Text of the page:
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Methodical Life, Methodical Rants

What About Your (Single) Friends…Well, what about ‘em?

Photo credit: Jon Wason (on Flickr)

While watching VH-1 this past Sunday, I saw something interesting. On La La’s Full Court Wedding, Alani (aka La La) met with Tyrese Gibson (eye roll) for lunch. Apparently he is her good friend. Anyway, they sat and discussed the upcoming wedding and Tyrese thought this was the time to approach La La about her lack of married female friends. According to “Black-Ty”, Alani needs friends who are wives and less single friends. This wasn’t the first time I hear the sentiment that married women can no longer, or should no longer, have single friends. When I was younger, I thought that idea was odd, but my consideration went no further than that. However, I now have friends who are married, soon to be married, or discussing marriage with their significant others. So this kind of hit close to home now. What’s the problem with being friends with single women, if you’re a married woman? Actually, I this question of everyone: what’s wrong with married people being friends with single people?

Now, I can’t speak for the fellas, but I think that when we women have true friendships among ourselves (I’m talking about a real sisterhood) it would be extremely difficult to sever ties. Maybe I’m personalizing this too much, but the idea of no longer being friends with the single friends in my inner circle seems impossible. I think that I would end up resenting my husband *shrug* and I would expect some resentment from him if he were asked to leave his single friends behind.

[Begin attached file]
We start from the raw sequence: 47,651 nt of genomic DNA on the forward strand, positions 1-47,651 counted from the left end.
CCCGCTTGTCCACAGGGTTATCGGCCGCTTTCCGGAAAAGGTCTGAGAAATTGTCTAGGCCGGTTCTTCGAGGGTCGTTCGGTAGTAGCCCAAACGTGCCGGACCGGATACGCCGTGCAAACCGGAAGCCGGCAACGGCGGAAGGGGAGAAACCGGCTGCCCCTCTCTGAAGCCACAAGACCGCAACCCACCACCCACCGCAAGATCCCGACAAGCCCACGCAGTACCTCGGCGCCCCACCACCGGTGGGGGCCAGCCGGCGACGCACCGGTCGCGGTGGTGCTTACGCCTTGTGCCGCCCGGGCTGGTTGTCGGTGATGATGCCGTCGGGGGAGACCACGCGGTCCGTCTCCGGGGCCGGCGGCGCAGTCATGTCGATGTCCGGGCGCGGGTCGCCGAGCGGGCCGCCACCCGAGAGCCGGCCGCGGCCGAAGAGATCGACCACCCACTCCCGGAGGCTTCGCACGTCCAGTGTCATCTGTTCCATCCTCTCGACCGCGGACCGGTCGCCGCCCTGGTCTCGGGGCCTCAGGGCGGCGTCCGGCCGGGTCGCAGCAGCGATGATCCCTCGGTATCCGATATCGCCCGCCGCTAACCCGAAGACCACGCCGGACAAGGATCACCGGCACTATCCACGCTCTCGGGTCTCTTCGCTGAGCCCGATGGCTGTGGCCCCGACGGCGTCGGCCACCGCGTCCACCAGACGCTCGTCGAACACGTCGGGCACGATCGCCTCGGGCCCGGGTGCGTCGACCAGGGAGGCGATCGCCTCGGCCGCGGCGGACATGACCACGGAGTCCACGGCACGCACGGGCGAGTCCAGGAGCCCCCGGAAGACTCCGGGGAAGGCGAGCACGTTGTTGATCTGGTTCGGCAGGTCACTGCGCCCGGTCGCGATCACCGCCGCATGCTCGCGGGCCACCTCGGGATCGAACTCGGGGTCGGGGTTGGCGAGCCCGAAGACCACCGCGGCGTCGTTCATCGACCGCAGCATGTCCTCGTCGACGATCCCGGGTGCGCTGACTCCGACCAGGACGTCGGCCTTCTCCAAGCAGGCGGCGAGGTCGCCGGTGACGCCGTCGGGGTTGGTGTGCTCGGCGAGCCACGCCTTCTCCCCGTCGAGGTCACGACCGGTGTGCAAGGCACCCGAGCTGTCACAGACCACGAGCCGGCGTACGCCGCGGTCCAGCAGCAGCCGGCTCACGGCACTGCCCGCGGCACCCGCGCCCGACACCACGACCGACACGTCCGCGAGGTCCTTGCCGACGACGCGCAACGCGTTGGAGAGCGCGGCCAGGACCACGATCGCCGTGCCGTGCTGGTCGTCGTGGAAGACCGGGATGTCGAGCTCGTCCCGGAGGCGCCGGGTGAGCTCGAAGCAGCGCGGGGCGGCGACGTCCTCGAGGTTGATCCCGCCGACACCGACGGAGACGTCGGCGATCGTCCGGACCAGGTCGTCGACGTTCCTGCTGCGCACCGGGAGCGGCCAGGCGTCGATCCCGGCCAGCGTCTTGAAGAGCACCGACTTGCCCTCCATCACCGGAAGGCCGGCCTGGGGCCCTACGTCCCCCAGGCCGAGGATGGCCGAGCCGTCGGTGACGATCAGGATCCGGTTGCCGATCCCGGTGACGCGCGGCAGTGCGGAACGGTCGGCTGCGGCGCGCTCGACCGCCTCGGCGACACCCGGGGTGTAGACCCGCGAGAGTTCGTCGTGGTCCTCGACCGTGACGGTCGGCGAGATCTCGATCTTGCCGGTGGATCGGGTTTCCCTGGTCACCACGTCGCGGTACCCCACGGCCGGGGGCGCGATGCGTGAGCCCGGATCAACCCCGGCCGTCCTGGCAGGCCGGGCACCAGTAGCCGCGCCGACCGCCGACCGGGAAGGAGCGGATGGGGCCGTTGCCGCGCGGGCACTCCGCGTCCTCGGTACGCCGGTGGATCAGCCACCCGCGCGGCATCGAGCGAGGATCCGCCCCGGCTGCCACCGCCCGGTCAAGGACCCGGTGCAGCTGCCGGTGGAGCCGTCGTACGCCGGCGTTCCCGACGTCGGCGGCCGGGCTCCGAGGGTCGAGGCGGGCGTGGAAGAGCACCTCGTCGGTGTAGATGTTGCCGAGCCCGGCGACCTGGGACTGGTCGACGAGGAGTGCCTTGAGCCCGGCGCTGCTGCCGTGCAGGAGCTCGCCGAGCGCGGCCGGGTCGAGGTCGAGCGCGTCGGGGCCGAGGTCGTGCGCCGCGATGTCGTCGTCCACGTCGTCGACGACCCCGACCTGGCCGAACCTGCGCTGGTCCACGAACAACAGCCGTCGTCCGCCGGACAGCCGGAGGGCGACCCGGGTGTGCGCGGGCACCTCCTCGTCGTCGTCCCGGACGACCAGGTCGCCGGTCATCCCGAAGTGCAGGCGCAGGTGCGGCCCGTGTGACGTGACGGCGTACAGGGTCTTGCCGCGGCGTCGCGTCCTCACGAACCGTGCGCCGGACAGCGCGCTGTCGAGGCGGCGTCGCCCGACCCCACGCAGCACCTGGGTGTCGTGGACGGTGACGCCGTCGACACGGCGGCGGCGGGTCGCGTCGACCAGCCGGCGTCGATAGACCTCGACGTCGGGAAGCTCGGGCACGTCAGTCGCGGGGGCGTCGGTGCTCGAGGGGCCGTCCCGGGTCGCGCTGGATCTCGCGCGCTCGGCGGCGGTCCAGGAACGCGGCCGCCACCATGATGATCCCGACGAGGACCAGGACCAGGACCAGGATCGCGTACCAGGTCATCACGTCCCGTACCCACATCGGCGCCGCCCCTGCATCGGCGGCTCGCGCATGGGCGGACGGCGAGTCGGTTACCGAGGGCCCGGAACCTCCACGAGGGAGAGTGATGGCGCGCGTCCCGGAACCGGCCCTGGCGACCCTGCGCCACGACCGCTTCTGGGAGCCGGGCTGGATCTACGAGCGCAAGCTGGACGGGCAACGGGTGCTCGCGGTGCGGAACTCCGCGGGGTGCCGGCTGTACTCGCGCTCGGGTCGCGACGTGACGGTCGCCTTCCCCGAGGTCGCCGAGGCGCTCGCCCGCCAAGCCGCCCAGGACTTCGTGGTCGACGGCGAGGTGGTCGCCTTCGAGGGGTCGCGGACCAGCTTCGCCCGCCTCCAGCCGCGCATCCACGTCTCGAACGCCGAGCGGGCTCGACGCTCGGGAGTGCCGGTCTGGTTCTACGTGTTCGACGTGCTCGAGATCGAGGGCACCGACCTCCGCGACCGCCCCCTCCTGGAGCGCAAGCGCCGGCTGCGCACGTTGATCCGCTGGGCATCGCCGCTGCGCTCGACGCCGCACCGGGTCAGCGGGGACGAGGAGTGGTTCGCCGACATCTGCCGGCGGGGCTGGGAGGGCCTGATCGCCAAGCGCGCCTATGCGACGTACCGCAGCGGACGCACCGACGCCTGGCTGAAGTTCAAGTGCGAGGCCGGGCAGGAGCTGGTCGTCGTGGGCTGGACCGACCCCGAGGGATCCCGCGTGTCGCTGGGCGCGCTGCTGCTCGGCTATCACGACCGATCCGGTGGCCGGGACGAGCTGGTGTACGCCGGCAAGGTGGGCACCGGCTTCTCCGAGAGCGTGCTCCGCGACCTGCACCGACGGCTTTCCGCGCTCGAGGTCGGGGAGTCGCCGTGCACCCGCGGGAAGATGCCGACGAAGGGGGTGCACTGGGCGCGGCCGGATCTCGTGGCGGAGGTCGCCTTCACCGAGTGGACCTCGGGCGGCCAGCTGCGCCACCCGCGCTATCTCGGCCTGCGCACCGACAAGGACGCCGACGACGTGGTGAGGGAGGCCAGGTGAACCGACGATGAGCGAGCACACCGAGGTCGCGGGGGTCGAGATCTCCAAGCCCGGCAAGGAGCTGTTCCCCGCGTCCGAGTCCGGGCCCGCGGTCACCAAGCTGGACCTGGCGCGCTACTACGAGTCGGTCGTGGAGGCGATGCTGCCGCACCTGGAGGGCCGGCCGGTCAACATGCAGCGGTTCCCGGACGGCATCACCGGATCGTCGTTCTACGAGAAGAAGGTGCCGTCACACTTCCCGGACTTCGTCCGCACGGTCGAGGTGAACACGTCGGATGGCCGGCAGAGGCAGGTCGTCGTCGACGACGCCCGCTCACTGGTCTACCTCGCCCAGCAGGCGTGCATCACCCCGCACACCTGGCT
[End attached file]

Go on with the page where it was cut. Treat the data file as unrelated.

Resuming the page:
I’ve seen comments about why a married woman would have to disassociate from her single friends. Some say that married people and single people can no longer relate to each other; in a way, I can agree with that. I imagine that there will be things that occur within marriage that I may not be able to understand, or relate to, so there will be a shift within friendships. But so what? Friends don’t discuss everything among themselves; I suspect that some go to the grave carrying some bit of information that never saw the light of day. Maybe married people and single people, who are friends, won’t be able to discuss everything; that is no reason to write off a friendship.

Photo credit: Hon Au (on Flickr)

Another more likely reason married women are told that hanging with single women is a no-go has to deal with trust. I saw a comment that basically said married women should not associate with single women, especially if those single women are “whorish”. Hmmm…something about this rubs me in an unpleasant way. A married woman shouldn’t stay friends with a woman who has sex with whoever she wants, when she wants? Why? Because this behavior is contagious? *eye roll*

Marriage is a huge stage in life. I would think that having your friends around, giving their love and support, is a major necessity (and that’s for life, in general). Assuming your friends have been there with you, for you, throughout the good times and bad, how much of a douche can a guy be to tell you that you have to separate yourself from your friends because their relationship status on Facebook is “single”? How much of a doormat can you be to agree to tossing aside friends who, no matter their promiscuous activities, have been there from the beginning? Can someone explain this to me…like I’m a five-year old?

Photo credit: Dereck Higgins (on Flickr)

Discussion

5 thoughts on “What About Your (Single) Friends…Well, what about ‘em?

  1. I’ve noticed that the same friends that disappeared from friendships as soon as they were in a hint of a relationship did the same disappearing act when they got married. I don’t think it’s a universal women thing, I think some women use friends as a placeholder until Mr. Right comes along.